From: House Science Committee Republicans
Posted: Saturday, September 27, 2008
WASHINGTON, D.C. - With unanimous support, the House of Representatives today passed H.R. 6063, the National Aeronautics and Space Administration Authorization Act of 2008, authorizing programs at NASA for fiscal year 2009 (FY09). H.R. 6063 initially passed the House on June 18, 2008 by a vote of 409 to 15 and was brought back to the House today, after passing the Senate with minor modifications. The bill will now be sent to the White House for the President's approval.
A strong supporter of NASA, Ranking Member Ralph Hall (R-TX) praised the bill saying, "This year marks the 50th anniversary of the NASA. It is a good time to reflect on how far our nation has come in a half-century, but it is also an opportunity to reaffirm our commitment to space flight and innovation."
H.R. 6063 keeps NASA on its current path toward completing the International Space Station, transitioning from the Space Shuttle to the new Constellation launch systems, and maintaining a balanced set of science and aeronautics research programs. The bill authorizes $20.2 billion for NASA for FY09--including $1 billion to accelerate development of the Constellation systems. The Constellation system, consisting of the Orion crew exploration vehicle and Ares launch vehicles, will provide our country with a modern, more robust, and safer manned spaceflight capability that will enable our astronauts to fly out of Low Earth orbit, an ability we haven't had since the retirement of Apollo over 30 years ago.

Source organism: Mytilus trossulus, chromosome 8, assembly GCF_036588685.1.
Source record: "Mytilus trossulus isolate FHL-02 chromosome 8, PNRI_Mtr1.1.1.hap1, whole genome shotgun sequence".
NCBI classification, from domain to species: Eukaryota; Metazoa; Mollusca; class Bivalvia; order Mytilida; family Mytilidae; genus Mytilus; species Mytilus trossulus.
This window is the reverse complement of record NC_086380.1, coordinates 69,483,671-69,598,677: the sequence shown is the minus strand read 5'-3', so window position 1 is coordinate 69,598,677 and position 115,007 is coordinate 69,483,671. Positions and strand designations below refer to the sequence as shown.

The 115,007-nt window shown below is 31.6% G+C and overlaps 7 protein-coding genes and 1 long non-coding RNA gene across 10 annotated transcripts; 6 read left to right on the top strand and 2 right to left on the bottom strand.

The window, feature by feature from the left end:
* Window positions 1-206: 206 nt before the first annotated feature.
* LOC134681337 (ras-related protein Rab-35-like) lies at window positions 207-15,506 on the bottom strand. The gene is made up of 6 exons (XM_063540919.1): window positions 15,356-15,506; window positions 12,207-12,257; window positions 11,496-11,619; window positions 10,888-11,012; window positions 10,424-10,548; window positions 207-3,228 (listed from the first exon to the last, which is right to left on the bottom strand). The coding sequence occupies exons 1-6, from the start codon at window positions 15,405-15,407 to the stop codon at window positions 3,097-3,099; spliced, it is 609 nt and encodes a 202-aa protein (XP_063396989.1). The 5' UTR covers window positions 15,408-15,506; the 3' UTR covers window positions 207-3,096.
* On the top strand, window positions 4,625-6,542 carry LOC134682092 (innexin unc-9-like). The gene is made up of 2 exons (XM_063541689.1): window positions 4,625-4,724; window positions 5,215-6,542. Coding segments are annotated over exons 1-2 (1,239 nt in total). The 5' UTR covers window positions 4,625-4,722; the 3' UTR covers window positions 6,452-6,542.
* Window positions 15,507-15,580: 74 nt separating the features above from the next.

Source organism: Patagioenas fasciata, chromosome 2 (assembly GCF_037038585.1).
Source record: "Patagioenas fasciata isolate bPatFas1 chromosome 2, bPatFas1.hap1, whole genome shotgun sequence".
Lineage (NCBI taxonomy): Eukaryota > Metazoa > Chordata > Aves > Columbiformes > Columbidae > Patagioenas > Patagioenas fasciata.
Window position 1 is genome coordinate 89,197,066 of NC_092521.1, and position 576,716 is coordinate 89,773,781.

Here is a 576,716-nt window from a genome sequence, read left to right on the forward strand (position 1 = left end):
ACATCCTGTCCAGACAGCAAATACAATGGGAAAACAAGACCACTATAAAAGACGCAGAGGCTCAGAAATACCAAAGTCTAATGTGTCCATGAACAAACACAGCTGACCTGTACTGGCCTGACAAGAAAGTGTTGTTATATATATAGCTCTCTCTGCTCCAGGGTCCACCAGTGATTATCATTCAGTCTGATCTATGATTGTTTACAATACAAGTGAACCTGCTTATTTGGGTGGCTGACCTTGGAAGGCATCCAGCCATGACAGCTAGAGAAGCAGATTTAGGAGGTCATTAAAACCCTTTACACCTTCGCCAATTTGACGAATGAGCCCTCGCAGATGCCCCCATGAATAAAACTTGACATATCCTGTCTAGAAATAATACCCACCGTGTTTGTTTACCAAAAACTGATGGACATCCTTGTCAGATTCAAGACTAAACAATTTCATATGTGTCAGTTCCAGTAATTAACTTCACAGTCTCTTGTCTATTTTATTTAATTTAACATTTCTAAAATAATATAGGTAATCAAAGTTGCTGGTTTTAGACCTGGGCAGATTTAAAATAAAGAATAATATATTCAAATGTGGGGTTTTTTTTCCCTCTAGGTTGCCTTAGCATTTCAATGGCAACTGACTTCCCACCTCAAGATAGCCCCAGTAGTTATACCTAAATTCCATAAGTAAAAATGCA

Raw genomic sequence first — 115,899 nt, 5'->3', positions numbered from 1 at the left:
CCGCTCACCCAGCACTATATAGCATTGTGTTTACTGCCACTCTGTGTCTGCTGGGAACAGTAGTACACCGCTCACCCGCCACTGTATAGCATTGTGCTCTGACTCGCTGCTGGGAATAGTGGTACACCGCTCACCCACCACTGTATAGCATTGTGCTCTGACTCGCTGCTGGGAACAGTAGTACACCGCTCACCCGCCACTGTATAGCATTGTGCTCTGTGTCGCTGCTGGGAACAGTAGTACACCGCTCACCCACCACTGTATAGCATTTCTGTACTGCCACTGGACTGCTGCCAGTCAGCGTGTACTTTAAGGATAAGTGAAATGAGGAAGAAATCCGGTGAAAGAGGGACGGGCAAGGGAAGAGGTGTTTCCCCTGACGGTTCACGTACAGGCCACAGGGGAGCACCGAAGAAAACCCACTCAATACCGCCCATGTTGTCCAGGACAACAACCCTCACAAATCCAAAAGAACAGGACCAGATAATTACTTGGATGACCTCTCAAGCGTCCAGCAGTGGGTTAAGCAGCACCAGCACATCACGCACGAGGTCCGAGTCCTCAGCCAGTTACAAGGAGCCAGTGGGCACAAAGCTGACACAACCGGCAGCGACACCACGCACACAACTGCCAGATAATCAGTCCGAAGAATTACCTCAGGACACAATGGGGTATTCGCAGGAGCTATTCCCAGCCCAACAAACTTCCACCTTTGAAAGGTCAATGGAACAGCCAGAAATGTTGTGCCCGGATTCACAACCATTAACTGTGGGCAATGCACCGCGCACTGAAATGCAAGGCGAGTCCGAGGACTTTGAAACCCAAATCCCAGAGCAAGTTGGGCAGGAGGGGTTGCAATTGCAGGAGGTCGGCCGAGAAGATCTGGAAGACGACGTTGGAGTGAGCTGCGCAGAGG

Hall continued, "I am pleased that this bill authorizes extra funding for a new launch system, thereby taking a step towards closing the gap in U.S. spaceflight capability, and reducing our dependence on foreign partners. At this moment, China has three men in orbit, having just completed a space walk earlier today. China is fast accelerating their space capabilities, and if the U.S. is to remain the leader in space exploration, we must continue to innovate and accelerate our programs. We should all be proud of what our nation has accomplished in the last half century, and we should boldly push forward with excitement, support, and anticipation for what the next 50 years holds. I am convinced that our greatest accomplishments lie in the frontiers ahead."
Further, H.R. 6063 directs NASA to fly two contingency Shuttle missions to help ensure the safety and long-term viability of the International Space Station, and adds an additional flight to deliver the Alpha Magnetic Spectrometer (AMS) to the ISS. The AMS is an experiment managed by the Department of Energy to study charged particles in Cosmic rays before they are absorbed by the Earth's atmosphere.
The Senate version of the bill added language that directs NASA to suspend any activities between now and April 30, 2009 that could preclude operation of the Space Shuttle after 2010. This will provide an opportunity to the incoming Presidential Administration to evaluate the Space Shuttle's retirement.
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